Ubong’s strike against ABS FC of Ilorin was adjudged the best goal of the match-day by online voters in a Nigeria Professional Football League (NPFL) poll and was presented the award on Wednesday by the Akwa Ibom and Cross River State FIRS Coordinator, Agu Bennet at the Godswill Akpabio International Stadium, Uyo.Elated by the recognition, Ubong said he had never won such an award in his career and was delighted that he was beginning to hit the limelight.He said he will share the prize money of N150,000 with the Children Development Centre on IBB Boulevard in Uyo which his club and players have been channeling their charity gestures as part of their community relations.“It is a great thing for me to win this award. I have never received an award like this in my playing career and I am happy that I am the one who has brought it to my club. It is great for me, my family, my teammates, the club and our fans and I am dedicating it to all of them because we are a family.“I will share the proceeds with the Children Development Centre near our camp here in Uyo. That is the only charity I know and that is where we as a club and team mates have been visiting to give support from time to time.“I love children and each time we go there, I remember when I was a child and my younger ones too. I feel very happy that I can personally bring something to them and I thank God for the opportunity. Many of us may have come from homes where our parents have the means to cater for us but when you consider the children at the centre, you are reminded that there are so many children among us who need support from members of the society to go through life. “Ubong who has five goals so far on record this season believes he has just opened a floodgate for more recognition for Akwa United.“I hope to keep scoring this season and I believe my team mates too will score such beautiful goals that will be so celebrated. I believe that Christian’s (Pyagbara) goal today will also win the Wonder Goal Award because it was something you can’t believe. I stood in awe of the effort, the gut and the delivery of that goal and I believe it will count as the best.”Akwa United played Wikki Tourists in a rescheduled Match-day 23 NPFL game at their Nest of Champions ground in Uyo. United defeated the Bauchi team 2-0.Share this:FacebookRedditTwitterPrintPinterestEmailWhatsAppSkypeLinkedInTumblrPocketTelegram Fred EdorehAkwa United winger, Ubong Friday and Match-day 21 VAT Wonder Goal Award winner has spoken of his love for children while revealing that he would be sharing the proceeds of his award with the Children Development Centre in Uyo.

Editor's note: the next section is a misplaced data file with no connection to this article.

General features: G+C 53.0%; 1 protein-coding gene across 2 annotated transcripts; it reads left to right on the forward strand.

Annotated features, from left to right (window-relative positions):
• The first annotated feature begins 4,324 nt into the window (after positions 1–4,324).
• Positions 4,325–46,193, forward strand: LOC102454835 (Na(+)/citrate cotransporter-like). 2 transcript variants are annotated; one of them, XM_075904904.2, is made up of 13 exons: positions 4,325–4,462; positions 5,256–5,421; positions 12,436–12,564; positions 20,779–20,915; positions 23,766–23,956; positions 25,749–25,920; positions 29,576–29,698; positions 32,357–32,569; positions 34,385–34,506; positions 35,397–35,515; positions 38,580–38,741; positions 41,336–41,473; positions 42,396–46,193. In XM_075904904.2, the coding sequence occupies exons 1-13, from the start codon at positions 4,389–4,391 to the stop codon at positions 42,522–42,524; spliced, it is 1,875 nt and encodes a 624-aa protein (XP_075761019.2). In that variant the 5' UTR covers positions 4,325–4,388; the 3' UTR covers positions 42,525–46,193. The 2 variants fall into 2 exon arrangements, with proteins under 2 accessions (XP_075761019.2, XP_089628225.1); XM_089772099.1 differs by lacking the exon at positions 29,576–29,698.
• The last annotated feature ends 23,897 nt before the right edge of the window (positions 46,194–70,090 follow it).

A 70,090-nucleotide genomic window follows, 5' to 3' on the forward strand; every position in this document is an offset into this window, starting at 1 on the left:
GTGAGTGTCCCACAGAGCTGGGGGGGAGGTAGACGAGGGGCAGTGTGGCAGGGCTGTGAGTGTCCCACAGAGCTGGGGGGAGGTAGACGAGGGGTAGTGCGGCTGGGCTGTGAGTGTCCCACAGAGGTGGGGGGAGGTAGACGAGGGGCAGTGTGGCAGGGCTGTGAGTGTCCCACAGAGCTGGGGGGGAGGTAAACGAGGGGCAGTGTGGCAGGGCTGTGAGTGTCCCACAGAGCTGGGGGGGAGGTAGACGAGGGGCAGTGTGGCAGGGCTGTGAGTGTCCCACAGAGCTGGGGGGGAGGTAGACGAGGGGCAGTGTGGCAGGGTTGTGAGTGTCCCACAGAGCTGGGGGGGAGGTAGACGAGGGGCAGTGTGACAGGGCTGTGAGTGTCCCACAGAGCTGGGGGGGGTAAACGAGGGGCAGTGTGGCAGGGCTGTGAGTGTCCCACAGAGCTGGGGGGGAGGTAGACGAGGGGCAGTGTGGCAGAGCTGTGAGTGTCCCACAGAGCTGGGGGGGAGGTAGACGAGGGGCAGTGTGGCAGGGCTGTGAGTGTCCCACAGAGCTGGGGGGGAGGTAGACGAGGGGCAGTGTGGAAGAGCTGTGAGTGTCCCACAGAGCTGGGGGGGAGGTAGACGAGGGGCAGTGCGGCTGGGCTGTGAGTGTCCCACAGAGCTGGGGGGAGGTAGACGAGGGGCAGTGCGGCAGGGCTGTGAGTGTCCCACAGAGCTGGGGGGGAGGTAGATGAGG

LAS VEGAS — In a barn-burner of a speech at the DEF CON hacker conference here Friday (Aug. 9), Sen. Ron Wyden, D-Oregon, accused the major U.S. wireless carriers of selling out the privacy of the American people and willingly helping the U.S. government spy on its own people. Wyden said wireless carriers can’t resist government pressure to cooperate because they, unlike Apple or Google, rely upon FCC licenses to be able to use the airwaves. The wireless carriers and their predecessors have been at the core of government eavesdropping for decades, he said, and are complicit in secret government programs today.”This issue is fundamentally about more than just privacy,” Wyden said. “These programs are the building blocks that Donald Trump and his allies will use to increase the surveillance state and use it against their enemies.”(Image credit: United States Senate)He also told the thousands of hackers in the room that they were true patriots.RECOMMENDED VIDEOS FOR YOU…logoCreated with Sketch. TCL 8-Series Lighting TestMore VideosVolume 0%Press shift question mark to access a list of keyboard shortcutsKeyboard Shortcutsplay/pauseincrease volumedecrease volumeseek forwardsseek backwardstoggle captionstoggle fullscreenmute/unmuteseek to %SPACE↑↓→←cfm0-9Next UpAmazon Kindle Oasis 2019 Dunk Tank Test03:37OffAutomated Captions – en-USAutomated Captions – en-USLive00:0001:1001:10 “White-hat hackers do our country an enormous service,” Wyden said. “Hackers also make it harder for the government to hide when it spies on Ameicans or collects their information.”The strength of our hacker community makes America stronger and Americans safer. Thrilled to have the opportunity to speak at #defcon today about the importance of privacy, backdoor-free encryption, and overseeing our intelligence community. Thank you for having me! pic.twitter.com/VK2NeTqn9gAugust 10, 2019The history of peacetime mass surveillancePeacetime government mass surveillance on communications dates back to the era after World War I, Wyden explained, when the “Black Chamber” was set up by the U.S. Army and the State Department to read other countries’ diplomatic cables, willingly passed along by American telegraph companies. The program was shut down in 1929 by incoming Secretary of State Henry L. Stimson, who later summed up his decision as, “Gentlemen do not read each other’s mail.”Wyden said that was followed in 1945 by Shamrock, a program that analyzed all telegraphic communications into and out of the United States, civilian, military or diplomatic. It ran for 30 years in complete secrecy until Congress began investigating the program in 1975.After the Sept. 11, 2001, terrorist attacks, the NSA once again began surveilling Americans, Wyden said, until the program (called StellarWind) was revealed. Congress passed legislation in 2007 granting the telephone companies retroactive immunity for cooperating with the NSA on StellarWind.”You can’t do dragnet surveillance without the private sector being willing,” Wyden said.But the NSA continued conducting surveillance on American citizens after 2007, Wyden said, using a secret interpretation of Section 215 of the Patriot Act to justify the practice. From DEF CON to Edward SnowdenAs a member of the Senate Intelligence Committee, Wyden knew of the Section 215 program, but he was sworn to secrecy and couldn’t reveal it. Ironically, Wyden said, it was DEF CON that “played a pivotal role” in exposing the program.”Seven years ago, NSA Director Keith Alexander spoke here and looked you in the eye and said that allegations that the NSA spied on Americans were absolutely false,” Wyden said. “I knew it was one of the most untruthful statements ever uttered.” Because Alexander had made that statement in public, however, it gave Wyden the right to publicly question other intelligence officials about what Alexander had said. “At the next public intelligence oversight [committee] hearing, I asked [then-Director of National Intelligence] James clapper if Alexander was telling the truth,” Wyden said. “Clapper said the U.S. was ‘not willingly’ collecting data on U.S. citizens. That was also a lie. “A few months later, Edward Snowden revealed the collection of phone records,” Wyden said. “Snowden later said he’d seen Clapper’s testimony.” (In fact, Snowden said Clapper’s testimony was his “breaking point.” )Spying may still be going onBut even today, Wyden said, secret government mass surveillance continues. “Earlier this year, the U.S. Inspector General revealed that the DEA had operated an illegal bulk spying program for 20 years,” Wyden said. “This was one of the most illegal dragnet surveillance programs ever. “Who signed off on it? [Current U.S. Attorney General] William Barr, when he was Attorney General in 1992,” the senator added. “The total number of countries targeted has been hidden, but it’s known that the program involved billions of phone calls.””Not a single phone company ever pushed back” against the participating in the program, Wyden said. “In fact, they all got paid.”The wireless carriers also got paid for selling real-time location data of cellular customers to private data brokers, Wyden said, a practice that was documented in a series of investigative stories in Vice Motherboard. The location data was then sold on to other private entities, including bounty hunters who used the data to track fugitives.”AT&T, Verizon, Sprint, T-Mobile all sold data,” Wyden said. “The data was available to anyone who could pay. It was clear they were doing business with bounty hunters after they said they stopped. I’m not giving them any benefit of the doubt, and neither should you.”What you can do about government surveillanceBut Americans shouldn’t despair, Wyden said. Instead, they should act. Section 215 of the Patriot Act will expire at the end of this year unless the Senate votes to re-authorize it. “As sure as night follows day, the Senate will wait until very last minute, when you all have your Christmas trees up,” he said. “I am goign to push very hard to see if we can put a stake in this program and kill it once and for all.”But to do that, Wyden said, he needs citizens to write, email and call their senators and ask them to not renew Section 215. And he thanked all those who have exposed secret programs.”Whistleblowers and white-hat hackers are our last line of defense against government surveillance,” Wyden said. “Congress only acts when the American people speak out. Please, let’s join together and make sure that we mobilize from sea to shining sea against unfair surveillance.”15 Best Google Chrome Privacy ExtensionsFormer Facebook Security Chief: Increased Privacy Complicates SafetyKaspersky Helped NSA Catch Spyware Leaker (Report)